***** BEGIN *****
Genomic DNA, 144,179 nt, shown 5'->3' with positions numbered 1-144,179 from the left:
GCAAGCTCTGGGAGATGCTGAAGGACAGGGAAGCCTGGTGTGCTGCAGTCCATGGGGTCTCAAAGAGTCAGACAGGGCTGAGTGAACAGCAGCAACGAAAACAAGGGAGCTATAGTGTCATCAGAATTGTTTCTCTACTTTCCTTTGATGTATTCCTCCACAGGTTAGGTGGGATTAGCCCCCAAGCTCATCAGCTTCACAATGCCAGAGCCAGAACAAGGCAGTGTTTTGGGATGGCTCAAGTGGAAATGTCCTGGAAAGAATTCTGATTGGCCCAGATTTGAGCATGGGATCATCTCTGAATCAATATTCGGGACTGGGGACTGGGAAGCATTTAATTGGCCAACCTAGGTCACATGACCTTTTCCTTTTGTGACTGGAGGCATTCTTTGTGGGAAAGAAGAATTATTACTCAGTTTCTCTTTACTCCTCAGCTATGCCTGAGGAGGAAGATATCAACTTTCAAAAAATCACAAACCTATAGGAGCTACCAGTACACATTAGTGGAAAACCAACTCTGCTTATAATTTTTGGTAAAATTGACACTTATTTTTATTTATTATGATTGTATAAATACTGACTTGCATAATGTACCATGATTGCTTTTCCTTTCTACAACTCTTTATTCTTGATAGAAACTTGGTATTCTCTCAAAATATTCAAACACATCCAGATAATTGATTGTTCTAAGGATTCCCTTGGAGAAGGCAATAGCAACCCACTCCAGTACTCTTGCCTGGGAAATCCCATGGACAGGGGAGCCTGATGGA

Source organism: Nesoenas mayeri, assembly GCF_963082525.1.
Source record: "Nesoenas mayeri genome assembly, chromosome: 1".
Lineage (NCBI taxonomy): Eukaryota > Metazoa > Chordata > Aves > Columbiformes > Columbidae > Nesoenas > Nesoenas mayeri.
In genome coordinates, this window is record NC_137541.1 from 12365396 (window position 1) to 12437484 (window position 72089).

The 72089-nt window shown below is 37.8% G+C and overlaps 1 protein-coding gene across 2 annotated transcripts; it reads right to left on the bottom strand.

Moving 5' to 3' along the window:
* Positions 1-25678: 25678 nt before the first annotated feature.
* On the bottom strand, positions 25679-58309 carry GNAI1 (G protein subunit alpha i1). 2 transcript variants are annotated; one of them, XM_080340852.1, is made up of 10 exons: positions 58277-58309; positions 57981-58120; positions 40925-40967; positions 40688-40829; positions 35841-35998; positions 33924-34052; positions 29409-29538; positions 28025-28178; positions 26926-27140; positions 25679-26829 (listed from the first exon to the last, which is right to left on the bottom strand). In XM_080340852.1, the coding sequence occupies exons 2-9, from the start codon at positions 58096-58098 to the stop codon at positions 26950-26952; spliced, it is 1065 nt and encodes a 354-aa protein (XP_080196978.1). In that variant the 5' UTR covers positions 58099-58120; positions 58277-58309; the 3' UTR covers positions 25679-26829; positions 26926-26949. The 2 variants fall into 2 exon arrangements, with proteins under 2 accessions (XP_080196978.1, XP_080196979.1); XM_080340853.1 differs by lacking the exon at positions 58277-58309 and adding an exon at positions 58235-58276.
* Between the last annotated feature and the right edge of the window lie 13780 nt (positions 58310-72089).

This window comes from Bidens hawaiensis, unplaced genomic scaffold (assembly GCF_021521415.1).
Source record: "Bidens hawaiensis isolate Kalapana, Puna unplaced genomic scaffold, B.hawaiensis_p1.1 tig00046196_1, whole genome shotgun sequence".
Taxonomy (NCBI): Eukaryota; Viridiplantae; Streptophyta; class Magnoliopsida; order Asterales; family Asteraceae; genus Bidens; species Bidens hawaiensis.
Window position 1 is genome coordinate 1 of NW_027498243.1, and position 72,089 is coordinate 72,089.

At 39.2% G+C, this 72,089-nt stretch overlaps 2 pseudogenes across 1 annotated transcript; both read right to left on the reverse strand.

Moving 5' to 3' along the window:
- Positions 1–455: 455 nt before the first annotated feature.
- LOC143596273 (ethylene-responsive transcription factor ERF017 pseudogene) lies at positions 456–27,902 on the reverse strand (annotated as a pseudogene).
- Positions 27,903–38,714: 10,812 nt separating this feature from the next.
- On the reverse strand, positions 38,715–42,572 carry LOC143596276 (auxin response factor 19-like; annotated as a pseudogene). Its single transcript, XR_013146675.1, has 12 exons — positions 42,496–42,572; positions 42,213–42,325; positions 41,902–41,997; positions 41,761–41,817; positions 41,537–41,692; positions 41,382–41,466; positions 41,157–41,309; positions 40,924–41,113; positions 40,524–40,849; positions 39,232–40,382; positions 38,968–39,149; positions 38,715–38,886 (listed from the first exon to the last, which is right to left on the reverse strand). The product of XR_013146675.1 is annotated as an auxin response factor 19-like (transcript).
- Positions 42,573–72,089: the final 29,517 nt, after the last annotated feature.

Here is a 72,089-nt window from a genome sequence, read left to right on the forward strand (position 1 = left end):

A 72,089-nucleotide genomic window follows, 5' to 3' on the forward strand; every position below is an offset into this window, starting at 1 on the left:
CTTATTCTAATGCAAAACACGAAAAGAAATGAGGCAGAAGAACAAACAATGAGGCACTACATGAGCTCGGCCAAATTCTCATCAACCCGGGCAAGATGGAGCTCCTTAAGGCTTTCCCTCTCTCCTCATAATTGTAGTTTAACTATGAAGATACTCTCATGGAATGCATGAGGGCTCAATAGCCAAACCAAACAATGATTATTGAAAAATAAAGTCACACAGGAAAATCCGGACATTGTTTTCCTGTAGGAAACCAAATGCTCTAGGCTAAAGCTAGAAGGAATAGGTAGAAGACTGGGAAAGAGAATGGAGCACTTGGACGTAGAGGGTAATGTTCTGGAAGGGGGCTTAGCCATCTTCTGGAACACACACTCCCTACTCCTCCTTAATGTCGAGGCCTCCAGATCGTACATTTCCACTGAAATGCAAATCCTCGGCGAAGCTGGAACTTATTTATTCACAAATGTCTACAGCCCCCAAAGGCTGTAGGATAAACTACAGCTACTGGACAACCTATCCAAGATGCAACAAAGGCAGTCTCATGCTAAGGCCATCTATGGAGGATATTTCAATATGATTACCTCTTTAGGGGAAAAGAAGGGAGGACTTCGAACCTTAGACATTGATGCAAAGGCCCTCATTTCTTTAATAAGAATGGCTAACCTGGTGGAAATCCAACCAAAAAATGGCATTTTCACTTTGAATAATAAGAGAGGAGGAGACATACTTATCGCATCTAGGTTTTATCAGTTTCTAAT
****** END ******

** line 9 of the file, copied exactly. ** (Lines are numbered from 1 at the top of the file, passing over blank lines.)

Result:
* Positions 1-25678: 25678 nt before the first annotated feature.